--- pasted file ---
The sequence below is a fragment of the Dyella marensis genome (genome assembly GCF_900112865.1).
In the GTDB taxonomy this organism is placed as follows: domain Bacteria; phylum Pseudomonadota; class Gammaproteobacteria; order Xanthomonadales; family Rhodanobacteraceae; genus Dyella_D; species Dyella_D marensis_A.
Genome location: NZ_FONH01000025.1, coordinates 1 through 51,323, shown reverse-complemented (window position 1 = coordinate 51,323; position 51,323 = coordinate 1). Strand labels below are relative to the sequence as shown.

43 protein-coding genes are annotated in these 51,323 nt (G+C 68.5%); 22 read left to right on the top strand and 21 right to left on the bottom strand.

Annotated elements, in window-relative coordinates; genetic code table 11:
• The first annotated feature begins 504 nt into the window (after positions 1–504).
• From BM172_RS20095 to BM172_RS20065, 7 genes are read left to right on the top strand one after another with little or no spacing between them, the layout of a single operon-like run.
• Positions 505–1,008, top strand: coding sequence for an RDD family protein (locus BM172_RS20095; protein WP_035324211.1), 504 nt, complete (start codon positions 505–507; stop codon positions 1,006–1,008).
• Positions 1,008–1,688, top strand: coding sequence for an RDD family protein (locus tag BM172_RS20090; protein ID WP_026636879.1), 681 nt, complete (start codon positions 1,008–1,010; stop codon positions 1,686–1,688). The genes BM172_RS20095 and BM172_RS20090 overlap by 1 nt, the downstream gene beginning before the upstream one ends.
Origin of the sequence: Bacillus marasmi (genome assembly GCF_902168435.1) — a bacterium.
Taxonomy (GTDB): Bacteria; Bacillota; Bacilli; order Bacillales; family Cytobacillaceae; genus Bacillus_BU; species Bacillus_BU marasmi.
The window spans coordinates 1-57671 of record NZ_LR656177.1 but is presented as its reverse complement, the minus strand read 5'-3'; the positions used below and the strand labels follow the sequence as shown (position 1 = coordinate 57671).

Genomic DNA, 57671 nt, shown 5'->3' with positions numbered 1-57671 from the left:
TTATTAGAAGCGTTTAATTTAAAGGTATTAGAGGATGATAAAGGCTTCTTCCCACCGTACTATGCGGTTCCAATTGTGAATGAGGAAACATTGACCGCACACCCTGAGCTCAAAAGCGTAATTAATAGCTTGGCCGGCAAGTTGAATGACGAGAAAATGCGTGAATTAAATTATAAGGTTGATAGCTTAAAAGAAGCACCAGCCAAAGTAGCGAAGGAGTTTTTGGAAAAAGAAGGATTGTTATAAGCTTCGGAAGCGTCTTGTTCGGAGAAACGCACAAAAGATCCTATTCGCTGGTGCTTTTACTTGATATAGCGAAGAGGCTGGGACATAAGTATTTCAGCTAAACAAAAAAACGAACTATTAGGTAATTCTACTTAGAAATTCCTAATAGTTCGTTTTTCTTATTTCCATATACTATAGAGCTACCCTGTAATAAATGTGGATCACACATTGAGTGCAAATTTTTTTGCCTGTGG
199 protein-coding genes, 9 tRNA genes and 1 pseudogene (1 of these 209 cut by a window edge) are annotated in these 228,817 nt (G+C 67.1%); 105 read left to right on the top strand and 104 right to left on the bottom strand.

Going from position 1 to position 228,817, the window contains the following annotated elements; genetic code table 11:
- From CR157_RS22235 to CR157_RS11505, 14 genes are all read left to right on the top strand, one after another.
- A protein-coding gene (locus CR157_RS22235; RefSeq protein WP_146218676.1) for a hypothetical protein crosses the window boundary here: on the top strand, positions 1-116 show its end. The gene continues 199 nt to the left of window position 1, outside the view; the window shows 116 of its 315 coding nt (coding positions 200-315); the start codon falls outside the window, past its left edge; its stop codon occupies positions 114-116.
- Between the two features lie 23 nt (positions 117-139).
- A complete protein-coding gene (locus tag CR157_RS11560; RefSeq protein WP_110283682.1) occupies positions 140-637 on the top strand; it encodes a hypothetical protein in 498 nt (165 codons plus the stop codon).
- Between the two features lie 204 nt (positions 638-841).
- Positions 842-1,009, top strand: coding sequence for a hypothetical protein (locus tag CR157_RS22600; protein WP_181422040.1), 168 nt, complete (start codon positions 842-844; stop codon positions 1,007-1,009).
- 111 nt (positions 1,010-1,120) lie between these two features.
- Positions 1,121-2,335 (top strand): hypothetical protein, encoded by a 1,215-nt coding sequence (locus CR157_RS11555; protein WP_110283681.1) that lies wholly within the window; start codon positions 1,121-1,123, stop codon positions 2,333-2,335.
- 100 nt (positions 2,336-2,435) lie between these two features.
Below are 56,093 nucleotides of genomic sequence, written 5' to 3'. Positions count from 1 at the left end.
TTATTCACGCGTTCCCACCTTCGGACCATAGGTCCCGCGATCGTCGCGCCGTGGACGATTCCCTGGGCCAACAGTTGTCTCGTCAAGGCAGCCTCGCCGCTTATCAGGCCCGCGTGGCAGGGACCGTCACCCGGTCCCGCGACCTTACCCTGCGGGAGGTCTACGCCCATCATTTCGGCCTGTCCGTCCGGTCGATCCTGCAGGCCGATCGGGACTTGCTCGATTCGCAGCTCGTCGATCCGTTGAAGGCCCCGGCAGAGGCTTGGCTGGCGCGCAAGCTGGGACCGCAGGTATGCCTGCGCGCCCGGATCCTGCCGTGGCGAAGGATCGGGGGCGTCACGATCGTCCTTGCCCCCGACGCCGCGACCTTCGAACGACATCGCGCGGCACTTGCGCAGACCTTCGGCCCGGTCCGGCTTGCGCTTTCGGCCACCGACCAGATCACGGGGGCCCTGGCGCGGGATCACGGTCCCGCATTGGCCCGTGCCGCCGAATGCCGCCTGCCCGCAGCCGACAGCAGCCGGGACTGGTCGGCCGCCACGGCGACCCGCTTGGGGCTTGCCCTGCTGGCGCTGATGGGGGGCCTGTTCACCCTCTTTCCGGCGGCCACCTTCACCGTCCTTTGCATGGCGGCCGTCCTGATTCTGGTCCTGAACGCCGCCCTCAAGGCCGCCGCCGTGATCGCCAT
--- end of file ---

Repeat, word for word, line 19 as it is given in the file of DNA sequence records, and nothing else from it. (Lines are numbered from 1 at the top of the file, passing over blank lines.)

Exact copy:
- Between the two features lie 23 nt (positions 117-139).